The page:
we now know as the (unauthorized) 1969 edition
of “Woodworking in Estonia.”
In 1956, as a result of the “Khrushchev Thaw,”
the Soviet Union loosened control of scientific
and technological publications, easing the flow of
information to the West. As a result, three things
happened: the Library of Congress increased its
exchange agreements with Soviet libraries, Soviet scientific journals could be readily obtained by
subscription, and U.S.-based dealers could order
books through the state book export monopoly
Mezhdunarodnaha Kniga. To keep up with the
tremendous number of Russian-language journals, the NSF gave grants to domestic translation
and abstracting services. Materials translated by
Western European groups were also available.
Viires was able to work again in his field of
expertise when he joined the Tallinn Institute of
History in 1956. In the July 1957 issue of “East
European Accessions List” of the Library of Congress, a journal article by Viires is listed for the
first time. Another journal article is listed in the
accessions list in 1958.
the number of publications that were available to
U.S.-based scientists and the time it took for full
translations was becoming problematic. There
were at least 28 academies of sciences and several thousand research institutes in the USSR.
Russian-language translations had been given
priority, but by 1959 the number of non-Russian
abstracts and translations had to be expanded.
More translations and the money to pay for them

The interiors of the two previous editions. The English translation used poor
reproductions of the original images. For this new edition, we have obtained the
original photos and images from the Estonian publisher.

Technical Services of the U.S. Department of Commerce. Complimentary copies of the English editions were sent to the origin countries in the Soviet Union, and IPST also sold editions to 60 other
countries. In 1960 similar translation contracts
were signed with groups in Poland and Yugoslavia.
In 1960, Viires’ doctoral thesis “Eesti rahvapärane puutööndus: ajalooline ülevaade” was
published by the Estonian Academy of Sciences.
The full publication of a thesis was exceptional in
the Soviet Union. Abstracts and articles summarizing the thesis were required by the author and
printed in limited numbers but were rarely available abroad. It seems despite his “undesirable
background,” Viires’ work was deemed too important not to be published in full. However, for
this type of publication no royalties were paid. In
the April 1961 edition of the “East European Accessions List” of the Library of Congress, Viires’
monograph was listed for the first time.
Through listings in several U.S. government
publications, a request for a cover-to-cover translation, the translation of select journal articles, or

an abstract could be made. The NSF coordinated
the requests with various agencies including the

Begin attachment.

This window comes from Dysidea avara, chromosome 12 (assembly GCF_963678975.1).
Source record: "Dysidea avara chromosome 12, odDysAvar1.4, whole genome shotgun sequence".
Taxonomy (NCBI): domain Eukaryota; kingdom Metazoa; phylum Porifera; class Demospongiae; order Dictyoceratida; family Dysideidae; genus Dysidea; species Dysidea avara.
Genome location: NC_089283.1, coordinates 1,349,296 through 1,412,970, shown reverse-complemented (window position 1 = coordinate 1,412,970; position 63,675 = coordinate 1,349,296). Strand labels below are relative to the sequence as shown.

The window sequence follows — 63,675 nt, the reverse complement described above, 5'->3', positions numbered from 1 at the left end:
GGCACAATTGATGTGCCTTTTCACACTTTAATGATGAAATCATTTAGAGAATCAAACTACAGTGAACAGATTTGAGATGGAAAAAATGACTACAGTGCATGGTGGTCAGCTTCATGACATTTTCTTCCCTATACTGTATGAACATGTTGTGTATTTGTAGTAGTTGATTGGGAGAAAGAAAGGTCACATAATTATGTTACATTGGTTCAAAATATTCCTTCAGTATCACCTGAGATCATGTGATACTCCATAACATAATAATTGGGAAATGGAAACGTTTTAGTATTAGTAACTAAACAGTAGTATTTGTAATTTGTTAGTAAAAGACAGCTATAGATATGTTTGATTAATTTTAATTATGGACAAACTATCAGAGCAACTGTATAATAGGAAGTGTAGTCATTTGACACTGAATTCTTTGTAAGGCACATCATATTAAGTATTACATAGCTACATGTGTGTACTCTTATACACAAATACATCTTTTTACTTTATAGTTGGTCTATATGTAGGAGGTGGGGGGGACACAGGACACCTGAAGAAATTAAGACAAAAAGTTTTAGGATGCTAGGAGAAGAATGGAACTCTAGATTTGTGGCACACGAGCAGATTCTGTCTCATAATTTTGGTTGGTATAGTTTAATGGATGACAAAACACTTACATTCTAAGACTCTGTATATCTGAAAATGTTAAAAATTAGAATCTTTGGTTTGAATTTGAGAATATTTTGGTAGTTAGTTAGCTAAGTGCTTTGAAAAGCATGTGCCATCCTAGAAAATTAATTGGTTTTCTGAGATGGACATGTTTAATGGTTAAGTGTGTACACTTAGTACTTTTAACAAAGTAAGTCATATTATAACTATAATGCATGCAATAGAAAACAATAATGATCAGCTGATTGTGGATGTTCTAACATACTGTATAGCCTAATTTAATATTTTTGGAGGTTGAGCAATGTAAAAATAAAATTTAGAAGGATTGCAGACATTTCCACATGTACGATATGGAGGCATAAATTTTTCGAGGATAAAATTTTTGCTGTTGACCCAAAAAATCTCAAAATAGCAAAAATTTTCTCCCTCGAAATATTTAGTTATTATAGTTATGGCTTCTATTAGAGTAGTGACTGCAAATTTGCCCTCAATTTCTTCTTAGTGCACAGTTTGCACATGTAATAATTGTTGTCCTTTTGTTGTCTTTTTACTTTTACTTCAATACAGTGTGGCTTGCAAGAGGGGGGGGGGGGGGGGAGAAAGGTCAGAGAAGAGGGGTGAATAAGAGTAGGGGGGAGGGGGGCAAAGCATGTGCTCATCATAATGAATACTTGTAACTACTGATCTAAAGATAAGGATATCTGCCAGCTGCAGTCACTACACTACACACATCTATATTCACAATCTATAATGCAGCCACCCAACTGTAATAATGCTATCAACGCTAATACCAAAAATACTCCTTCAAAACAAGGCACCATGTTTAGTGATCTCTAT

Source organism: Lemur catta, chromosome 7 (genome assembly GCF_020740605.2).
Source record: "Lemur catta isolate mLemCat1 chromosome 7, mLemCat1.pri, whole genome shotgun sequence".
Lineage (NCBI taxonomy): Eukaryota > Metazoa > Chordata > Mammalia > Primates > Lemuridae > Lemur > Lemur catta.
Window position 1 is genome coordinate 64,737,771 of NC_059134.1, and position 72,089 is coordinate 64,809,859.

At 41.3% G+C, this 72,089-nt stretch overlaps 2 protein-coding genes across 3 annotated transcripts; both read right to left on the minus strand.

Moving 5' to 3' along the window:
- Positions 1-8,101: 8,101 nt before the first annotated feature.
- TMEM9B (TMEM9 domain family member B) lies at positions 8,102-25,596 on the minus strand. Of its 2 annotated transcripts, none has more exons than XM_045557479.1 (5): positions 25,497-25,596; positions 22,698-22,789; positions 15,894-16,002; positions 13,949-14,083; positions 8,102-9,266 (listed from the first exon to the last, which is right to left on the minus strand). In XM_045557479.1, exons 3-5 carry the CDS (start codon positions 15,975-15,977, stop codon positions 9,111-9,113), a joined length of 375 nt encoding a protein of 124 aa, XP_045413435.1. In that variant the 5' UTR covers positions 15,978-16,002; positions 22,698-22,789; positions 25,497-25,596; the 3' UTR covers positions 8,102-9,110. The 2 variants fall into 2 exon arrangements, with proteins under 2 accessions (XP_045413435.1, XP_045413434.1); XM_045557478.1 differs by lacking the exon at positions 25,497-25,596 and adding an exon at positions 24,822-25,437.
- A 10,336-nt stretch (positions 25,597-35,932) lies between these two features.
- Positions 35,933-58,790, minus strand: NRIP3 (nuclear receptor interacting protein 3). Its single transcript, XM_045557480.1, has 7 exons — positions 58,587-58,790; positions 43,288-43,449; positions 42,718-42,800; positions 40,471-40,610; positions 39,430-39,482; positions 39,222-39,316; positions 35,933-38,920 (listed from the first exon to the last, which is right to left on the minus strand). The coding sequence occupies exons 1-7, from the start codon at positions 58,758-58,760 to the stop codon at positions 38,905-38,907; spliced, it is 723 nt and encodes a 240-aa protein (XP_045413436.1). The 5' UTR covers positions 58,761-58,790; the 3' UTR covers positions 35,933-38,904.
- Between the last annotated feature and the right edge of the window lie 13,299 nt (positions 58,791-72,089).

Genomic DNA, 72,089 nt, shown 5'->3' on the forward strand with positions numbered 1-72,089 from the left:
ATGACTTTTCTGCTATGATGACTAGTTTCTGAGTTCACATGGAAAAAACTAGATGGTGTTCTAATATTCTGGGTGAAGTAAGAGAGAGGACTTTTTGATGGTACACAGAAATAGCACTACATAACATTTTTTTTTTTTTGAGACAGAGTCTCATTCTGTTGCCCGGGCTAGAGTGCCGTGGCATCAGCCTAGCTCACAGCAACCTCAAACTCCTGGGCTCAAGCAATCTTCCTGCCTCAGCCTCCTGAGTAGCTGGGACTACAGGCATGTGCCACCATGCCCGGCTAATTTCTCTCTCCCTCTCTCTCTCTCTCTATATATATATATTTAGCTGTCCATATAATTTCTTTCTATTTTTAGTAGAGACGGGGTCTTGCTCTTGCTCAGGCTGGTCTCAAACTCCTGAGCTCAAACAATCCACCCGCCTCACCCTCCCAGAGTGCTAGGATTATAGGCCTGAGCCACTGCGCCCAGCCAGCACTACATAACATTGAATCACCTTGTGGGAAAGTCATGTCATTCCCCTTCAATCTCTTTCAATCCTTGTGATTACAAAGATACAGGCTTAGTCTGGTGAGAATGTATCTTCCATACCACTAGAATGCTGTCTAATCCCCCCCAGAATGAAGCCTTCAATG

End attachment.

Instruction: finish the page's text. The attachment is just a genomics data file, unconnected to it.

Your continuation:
Atomic Energy Commission, the National Library
of Medicine, NASA, the Smithsonian Institution
and the Departments of Agriculture, Commerce
and the Interior. Lists of available translated material (with prices) was published regularly. Copies of translated publications were also deposited at the Library of Congress and several major
university libraries.
In the case of “Woodworking in Estonia,”
the Smithsonian requested the translation from
Estonian to English. Translations by the IPST followed a four-part process with reviews by the
editorial staff, science-area specialists and English-language stylists who were immigrants from
the United States, South Africa and Britain. The
first listing showing the translation was underway
was in the CIA’s “Consolidated Translation Survey” of January 1968. It was listed under USSREconomics as “Estonian Wood Carving Industry.”
Once the translation was completed it was listed
in the same CIA publication one year later unxii

tionalize any work and also held a monopoly over
the printing and publishing industries. The “freedom to translate” provision was not abolished
until the Soviet Union joined the Geneva version
of the Universal Copyright Convention (UCC) in
May 1973. Joining the Geneva version was chosen to avoid the implementation of the Paris accords of the UCC, which gave authors stronger
rights over their work.
By 1969 Viires had been studying Estonian
language and culture for 32 years. For 29 of those
years the Soviets, the Nazis and again the Soviets
were determined to wipe out Estonian identity,
language and culture while Viires, working in the
constricts of an occupied country, was just as determined to document and preserve those same
things. According to his family members, Viires
was surprised but pleased his work was translated into English and he added the translation
to his bibliography. As Liina Viires, Ants’ daughter, explained, to have one’s work translated
and published abroad was a good thing. Under
the Soviets travel abroad and receiving foreign
guests was severely limited and even large areas
of Estonia were off-limits. Even though authors in
the Soviet era had little control over their work,